The next challenge I already have a concrete idea about is “Practicality” in May. It will be a great excuse to sew and Edwardian dress-apron to wear for sewing. Usually, I end up covering my school clothes in thread and fabric lint while doing needlework. Now I can finally solve that problem in style. ;) There are several dress-apron patterns in my new early-1900s linen book. I envisioned one that looks a little like this, only with a full back:

Full Edwardian apron (Found on http://my-ear-trumpet.tumblr.com).

In June, the first half of the HSM will already be over. For the “Out of Your Comfort Zone” challenge, I will give the 1932 summer dress a chance at last. It had been sitting there, untouched and also a bit intimidating, for over 15 months now. ;)

For the rest of the sewing year, I have not quite decided what to make yet. But, there are at least two more Regency dresses I would like to tackle, a plain white one, with a floral open-robe on top, and a certain red walking ensemble I simply fell in love with. Do you remember it?

1816 Promenade Dress from Wiener Moden-Zeitung.

Promenade Dress from Wiener Moden-Zeitung (c. 1816).

For both projects, the “Elegant Ladies’ Closet” pattern from Sense and Sensibility will be a good starting point. I will try out the pattern by making the white gown first; then I am planning to modify the apron-front version into a shawl-front. As that creates a “false” front of sorts. Perhaps I can enter it into “Sewing Secrets” in October. Hmm…

And then, there is also the issue of the Empress Josephine cap with attached faux curls. I have been drooling over it for quite a while now and the faux hair pieces are already lying in wait. Maybe that is something to make for “Accessorize” in July. We will see.

Empress Josephine’s net cap with faux curls (RNM, Paris).

The last thing stuck in my had, is a, somewhat nutty, idea for this year’s Christmas outfit. I want to make something that may look like an Empire fashion at first glance, but is much older and wilder than that. It will be a Chinese ruqun in the Tang dynasty style. The wish to make it is a relic of the time when I was a tad obsessed with ancient China. And, at first glance this really looks like an oriental Regency fashion plate, right?

Chinese drawing of ruqun from the Tang dynasty.

As far as this project is concerned… you might see it come to life for November’s “Silver Screen” challenge. Of course, I will keep you posted about it and all the other sewing adventures happening on the blog in 2015. I wish you all a relaxed and successful sewing year in 2015.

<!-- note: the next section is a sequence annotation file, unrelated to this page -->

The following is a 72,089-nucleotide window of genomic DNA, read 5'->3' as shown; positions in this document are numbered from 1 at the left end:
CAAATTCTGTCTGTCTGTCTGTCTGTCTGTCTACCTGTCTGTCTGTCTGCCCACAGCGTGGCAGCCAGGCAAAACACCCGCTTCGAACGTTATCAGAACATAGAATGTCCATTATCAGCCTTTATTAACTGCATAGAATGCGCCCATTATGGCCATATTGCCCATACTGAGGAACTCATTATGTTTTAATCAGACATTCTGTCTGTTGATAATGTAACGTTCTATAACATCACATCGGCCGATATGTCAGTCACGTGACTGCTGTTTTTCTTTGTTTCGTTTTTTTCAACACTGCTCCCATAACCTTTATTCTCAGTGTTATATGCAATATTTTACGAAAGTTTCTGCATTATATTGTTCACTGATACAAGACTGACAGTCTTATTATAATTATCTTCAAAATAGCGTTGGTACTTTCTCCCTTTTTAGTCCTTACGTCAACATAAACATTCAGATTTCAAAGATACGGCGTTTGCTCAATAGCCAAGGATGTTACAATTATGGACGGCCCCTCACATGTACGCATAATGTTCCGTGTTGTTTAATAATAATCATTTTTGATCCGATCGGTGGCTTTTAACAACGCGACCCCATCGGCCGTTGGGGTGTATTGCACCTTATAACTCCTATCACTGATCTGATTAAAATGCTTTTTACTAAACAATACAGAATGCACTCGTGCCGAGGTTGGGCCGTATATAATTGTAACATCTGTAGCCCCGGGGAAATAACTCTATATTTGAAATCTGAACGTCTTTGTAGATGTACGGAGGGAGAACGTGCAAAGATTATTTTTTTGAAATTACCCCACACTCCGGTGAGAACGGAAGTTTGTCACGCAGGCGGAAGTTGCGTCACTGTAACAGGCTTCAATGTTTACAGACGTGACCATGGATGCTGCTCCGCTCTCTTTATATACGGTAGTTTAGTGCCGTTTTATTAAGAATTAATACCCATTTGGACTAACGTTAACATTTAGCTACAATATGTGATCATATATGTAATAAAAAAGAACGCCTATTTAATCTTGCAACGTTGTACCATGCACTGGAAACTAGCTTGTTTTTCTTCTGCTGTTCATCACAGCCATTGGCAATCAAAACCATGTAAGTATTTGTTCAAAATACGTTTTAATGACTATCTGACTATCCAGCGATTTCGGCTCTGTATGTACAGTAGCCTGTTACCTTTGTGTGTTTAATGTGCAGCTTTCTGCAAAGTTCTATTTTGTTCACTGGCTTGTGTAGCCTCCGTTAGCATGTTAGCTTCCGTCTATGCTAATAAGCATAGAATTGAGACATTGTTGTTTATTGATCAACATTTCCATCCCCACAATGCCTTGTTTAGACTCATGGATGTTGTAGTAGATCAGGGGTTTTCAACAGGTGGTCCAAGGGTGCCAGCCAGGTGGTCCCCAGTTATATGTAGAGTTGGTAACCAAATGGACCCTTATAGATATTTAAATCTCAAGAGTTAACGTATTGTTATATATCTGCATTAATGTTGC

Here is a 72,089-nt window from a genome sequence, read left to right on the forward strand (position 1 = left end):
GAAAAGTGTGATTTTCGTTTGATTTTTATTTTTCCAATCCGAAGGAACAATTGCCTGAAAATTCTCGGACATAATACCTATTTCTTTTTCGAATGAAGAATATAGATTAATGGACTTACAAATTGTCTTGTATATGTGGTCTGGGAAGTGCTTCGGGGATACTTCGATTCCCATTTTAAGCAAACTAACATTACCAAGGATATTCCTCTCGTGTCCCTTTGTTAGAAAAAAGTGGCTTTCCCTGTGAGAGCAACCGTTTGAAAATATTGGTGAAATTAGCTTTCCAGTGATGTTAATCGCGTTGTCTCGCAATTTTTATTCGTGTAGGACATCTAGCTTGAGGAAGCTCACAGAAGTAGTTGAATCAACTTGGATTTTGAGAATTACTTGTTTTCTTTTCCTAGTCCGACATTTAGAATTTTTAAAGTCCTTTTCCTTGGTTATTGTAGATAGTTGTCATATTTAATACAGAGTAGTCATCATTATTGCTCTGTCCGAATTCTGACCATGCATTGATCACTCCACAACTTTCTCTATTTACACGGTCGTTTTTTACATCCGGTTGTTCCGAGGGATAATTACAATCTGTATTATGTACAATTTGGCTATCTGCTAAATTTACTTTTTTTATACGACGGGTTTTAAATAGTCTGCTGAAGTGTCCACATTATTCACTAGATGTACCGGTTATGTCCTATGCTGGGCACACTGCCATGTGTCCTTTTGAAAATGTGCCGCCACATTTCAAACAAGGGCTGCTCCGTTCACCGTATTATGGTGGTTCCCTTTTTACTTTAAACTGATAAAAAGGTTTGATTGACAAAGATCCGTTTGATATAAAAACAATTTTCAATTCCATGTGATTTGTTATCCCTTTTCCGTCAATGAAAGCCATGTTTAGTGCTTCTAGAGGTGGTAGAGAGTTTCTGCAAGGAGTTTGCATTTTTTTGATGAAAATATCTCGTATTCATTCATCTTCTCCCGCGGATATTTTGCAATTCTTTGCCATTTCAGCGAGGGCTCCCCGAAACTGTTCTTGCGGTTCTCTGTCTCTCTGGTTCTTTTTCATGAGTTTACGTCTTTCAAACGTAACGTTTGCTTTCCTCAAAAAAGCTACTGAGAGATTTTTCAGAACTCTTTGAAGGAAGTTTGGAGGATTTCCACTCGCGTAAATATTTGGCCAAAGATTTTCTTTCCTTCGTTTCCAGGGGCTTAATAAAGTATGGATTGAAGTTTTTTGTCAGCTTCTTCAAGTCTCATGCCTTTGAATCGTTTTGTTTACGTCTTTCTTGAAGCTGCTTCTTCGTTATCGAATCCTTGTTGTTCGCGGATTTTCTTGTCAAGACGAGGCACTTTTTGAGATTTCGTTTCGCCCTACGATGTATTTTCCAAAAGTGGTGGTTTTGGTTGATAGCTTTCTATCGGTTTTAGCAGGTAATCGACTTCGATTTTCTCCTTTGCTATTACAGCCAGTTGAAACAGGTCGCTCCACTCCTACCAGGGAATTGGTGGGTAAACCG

Love, Nessa

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Liebster Award Part Two – The Q&A

While I was away working, the lovely Gwenyver has nominated me for my second Liebester Award. For those of you who have not heard of it: It is an award bloggers from all genres pass along to other bloggers they enjoy following. Usually the nominations go along with a set of questions asked by the nominating blogger.

And now it is about time to finally answer the great questions that came with Gwenyver’s nomination. They have made me think a little and I hope my answers will give you a little more insight into my love of historical costuming. So, please enjoy this short Q&A:

How did you get into costuming?

This is a tough one. Prepare for a longish story. ;) Okay, here goes:  the whole costuming enterprise started on a rainy winter afternoon about two years ago. I have always toyed around with the idea of sewing my own thing, since I was very young. Back then I sometimes sewed little dresses for my cuddly toys from old cloth handkerchiefs, but somehow it never stuck. Then, this one afternoon I got it into my head to just sew a historical dress. I googled around for hours and hours until I found an original pattern for a Victorian wrapper. Then I pretty much got the fabric, drafted a pattern and taught myself to sew.

The story went on during my exchange semester in Vienna. Here I discovered the most awesome fashion library ever. They carried original copies of Ackermann’s, Costume Parisienne and Wiener Moden-Zeitung from the Regency era. And the many trips there rekindled an old love. But I also got to look into some original Edwardian pattern books and I still have some of those patterns in my “want-to-do” pile. And that is how I got into costuming.

The Victorian wrapper pattern that started it all.

What is your favourite type of costumes? (Historical, Sci Fi, cosplay, Movie Recreation, Original Concept, Ethnic, etc.)

Historical all the way. At the moment I mainly work on Regency projects, some Edwardian patterns are in the planning and I have a soft spot for late Renaissance fashions.  Then I also own a few sets of Bavarian folk costume and hats. But, since my family is mainly Bavarian and Austrian, I do not regard those as costumes, more as proper wear. ;)

Sewing machine or hand sewing?

Originally, I sewed everything by hand and I still do that a lot. But last Christmas, I got my first sewing machine. And it really is faster to use it sometimes.

What is your preferred method of embellishment?

All kinds of embroidery. It does not have to be overly fancy, but I really am a sucker for it, as you can also see on the blog.

Do you wear any sort of physical modifier to complete your look when you are in costume? (wigs, coloured contacts, prosthetics, allover make-up, etc.)

Well, I do wear Regency stays under the dresses, to achieve the period silhouette.  Besides, they are also so much comfier than a bra, no kidding. As for wigs… I might have bought something that counts for one earlier this week. But this is still a bit of a secret. So shh…

Which costume are you unsatisfied with and wish you could redo?

That first wrapper is still sitting in the PHD pile. One day I will give it a proper makeover. And there is also a half-authentic Italian Renaissance dress in dire need of re-work.

Is there something costume related that you compulsively buy / hoard? (Patterns, fabric, jewelry, trims, etc)

I will answer this one with a picture:

(Found on sewdelcious.com.au)

If you could bring back one fashion trend from any time in human history, what would it be?